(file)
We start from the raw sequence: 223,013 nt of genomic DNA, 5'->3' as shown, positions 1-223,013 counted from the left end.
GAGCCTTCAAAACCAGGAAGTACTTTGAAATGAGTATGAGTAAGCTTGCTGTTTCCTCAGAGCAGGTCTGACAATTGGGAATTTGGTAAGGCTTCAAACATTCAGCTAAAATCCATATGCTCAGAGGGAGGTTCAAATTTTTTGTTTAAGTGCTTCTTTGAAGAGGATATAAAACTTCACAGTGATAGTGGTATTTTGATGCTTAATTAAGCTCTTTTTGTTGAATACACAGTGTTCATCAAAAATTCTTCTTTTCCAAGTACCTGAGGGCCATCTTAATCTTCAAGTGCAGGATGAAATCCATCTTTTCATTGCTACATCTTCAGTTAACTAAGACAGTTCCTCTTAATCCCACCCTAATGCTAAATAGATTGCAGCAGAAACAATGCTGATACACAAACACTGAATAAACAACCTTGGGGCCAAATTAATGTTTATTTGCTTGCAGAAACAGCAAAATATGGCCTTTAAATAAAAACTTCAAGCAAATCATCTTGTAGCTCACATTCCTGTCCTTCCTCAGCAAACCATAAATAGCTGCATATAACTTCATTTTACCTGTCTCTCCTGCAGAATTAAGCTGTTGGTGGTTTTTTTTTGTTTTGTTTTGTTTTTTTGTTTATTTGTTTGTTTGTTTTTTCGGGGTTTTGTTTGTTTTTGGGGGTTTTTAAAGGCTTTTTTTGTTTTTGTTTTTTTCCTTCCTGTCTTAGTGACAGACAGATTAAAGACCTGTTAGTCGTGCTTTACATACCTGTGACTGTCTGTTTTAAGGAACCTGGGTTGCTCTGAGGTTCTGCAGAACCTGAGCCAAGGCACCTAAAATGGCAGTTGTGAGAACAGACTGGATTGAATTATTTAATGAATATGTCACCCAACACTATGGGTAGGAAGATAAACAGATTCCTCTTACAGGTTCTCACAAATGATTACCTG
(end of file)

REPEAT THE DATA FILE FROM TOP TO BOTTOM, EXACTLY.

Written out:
We start from the raw sequence: 223,013 nt of genomic DNA, 5'->3' as shown, positions 1-223,013 counted from the left end.
GAGCCTTCAAAACCAGGAAGTACTTTGAAATGAGTATGAGTAAGCTTGCTGTTTCCTCAGAGCAGGTCTGACAATTGGGAATTTGGTAAGGCTTCAAACATTCAGCTAAAATCCATATGCTCAGAGGGAGGTTCAAATTTTTTGTTTAAGTGCTTCTTTGAAGAGGATATAAAACTTCACAGTGATAGTGGTATTTTGATGCTTAATTAAGCTCTTTTTGTTGAATACACAGTGTTCATCAAAAATTCTTCTTTTCCAAGTACCTGAGGGCCATCTTAATCTTCAAGTGCAGGATGAAATCCATCTTTTCATTGCTACATCTTCAGTTAACTAAGACAGTTCCTCTTAATCCCACCCTAATGCTAAATAGATTGCAGCAGAAACAATGCTGATACACAAACACTGAATAAACAACCTTGGGGCCAAATTAATGTTTATTTGCTTGCAGAAACAGCAAAATATGGCCTTTAAATAAAAACTTCAAGCAAATCATCTTGTAGCTCACATTCCTGTCCTTCCTCAGCAAACCATAAATAGCTGCATATAACTTCATTTTACCTGTCTCTCCTGCAGAATTAAGCTGTTGGTGGTTTTTTTTTGTTTTGTTTTGTTTTTTTGTTTATTTGTTTGTTTGTTTTTTCGGGGTTTTGTTTGTTTTTGGGGGTTTTTAAAGGCTTTTTTTGTTTTTGTTTTTTTCCTTCCTGTCTTAGTGACAGACAGATTAAAGACCTGTTAGTCGTGCTTTACATACCTGTGACTGTCTGTTTTAAGGAACCTGGGTTGCTCTGAGGTTCTGCAGAACCTGAGCCAAGGCACCTAAAATGGCAGTTGTGAGAACAGACTGGATTGAATTATTTAATGAATATGTCACCCAACACTATGGGTAGGAAGATAAACAGATTCCTCTTACAGGTTCTCACAAATGATTACCTG